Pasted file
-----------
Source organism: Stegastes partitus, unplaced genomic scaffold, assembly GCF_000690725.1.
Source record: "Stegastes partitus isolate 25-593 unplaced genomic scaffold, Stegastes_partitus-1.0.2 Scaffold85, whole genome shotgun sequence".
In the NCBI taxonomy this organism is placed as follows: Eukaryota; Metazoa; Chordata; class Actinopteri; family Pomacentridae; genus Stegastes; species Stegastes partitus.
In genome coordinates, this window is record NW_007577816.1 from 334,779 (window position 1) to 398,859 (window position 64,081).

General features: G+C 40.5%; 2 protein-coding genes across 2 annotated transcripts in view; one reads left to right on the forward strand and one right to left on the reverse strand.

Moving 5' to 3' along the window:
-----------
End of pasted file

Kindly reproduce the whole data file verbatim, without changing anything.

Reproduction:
Source organism: Stegastes partitus, unplaced genomic scaffold, assembly GCF_000690725.1.
Source record: "Stegastes partitus isolate 25-593 unplaced genomic scaffold, Stegastes_partitus-1.0.2 Scaffold85, whole genome shotgun sequence".
In the NCBI taxonomy this organism is placed as follows: Eukaryota; Metazoa; Chordata; class Actinopteri; family Pomacentridae; genus Stegastes; species Stegastes partitus.
In genome coordinates, this window is record NW_007577816.1 from 334,779 (window position 1) to 398,859 (window position 64,081).

General features: G+C 40.5%; 2 protein-coding genes across 2 annotated transcripts in view; one reads left to right on the forward strand and one right to left on the reverse strand.

Moving 5' to 3' along the window: